In an effort to slow down and appreciate the long journey of learning and practicing new crafts, I've set out to write down here that many of the classical, well known and recommended books of study are ones that I will have to come back to time and time again. It will now become my understanding, at the outset of any new instructional book, that it may be more than likely that I will want to circle back to it some day -- at least with some of the well known classics. Drawing Lessons from the Great Masters has taught me this - while reading I knew I was not always paying the closest of attentions, or absorbing the fullest intention of a particular message. I've just finished my first read through. I know I missed a lot.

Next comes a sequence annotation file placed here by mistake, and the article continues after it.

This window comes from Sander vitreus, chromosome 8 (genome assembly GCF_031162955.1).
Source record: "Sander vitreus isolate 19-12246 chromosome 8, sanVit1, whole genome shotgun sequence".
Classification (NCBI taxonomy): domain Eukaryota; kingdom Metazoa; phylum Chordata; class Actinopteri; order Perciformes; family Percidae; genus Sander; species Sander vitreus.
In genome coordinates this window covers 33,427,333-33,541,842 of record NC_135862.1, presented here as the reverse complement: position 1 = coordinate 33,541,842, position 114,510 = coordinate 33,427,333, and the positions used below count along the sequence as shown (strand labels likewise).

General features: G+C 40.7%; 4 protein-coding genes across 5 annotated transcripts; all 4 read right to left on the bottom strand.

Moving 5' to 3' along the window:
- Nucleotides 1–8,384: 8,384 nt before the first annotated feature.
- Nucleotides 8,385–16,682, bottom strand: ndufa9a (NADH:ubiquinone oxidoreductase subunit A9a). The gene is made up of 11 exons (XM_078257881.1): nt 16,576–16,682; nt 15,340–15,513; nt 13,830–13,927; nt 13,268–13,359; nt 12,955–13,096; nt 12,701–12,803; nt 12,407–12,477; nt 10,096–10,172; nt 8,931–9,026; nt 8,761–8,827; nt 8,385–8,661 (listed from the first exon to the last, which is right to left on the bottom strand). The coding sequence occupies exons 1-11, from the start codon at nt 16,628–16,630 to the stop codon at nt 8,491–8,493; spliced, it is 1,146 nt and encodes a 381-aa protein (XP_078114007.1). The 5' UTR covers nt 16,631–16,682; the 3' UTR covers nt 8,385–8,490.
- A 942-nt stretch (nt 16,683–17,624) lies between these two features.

Further, I think I also need to let go of the feeling that instructional books must be read from start to finish; not at all - this book especially proves that. While I personally enjoy reading something from start to finish, (it brings a certain sense of accomplishment, and gives me a (dangerous) tacit hope that my completionism will have a practical parallel amelioriation) why should I not flip to the section on "panes" or mass in "Drawing Lessons from the Great Masters" when the mood strikes?
I look forward to the day I come back to this book. Now that I've finished another book on drawing, I'm not expecting any great miracles in a single day - just many many small, perhaps unnoticeable "miracles" moving me forward, page by page, step by step.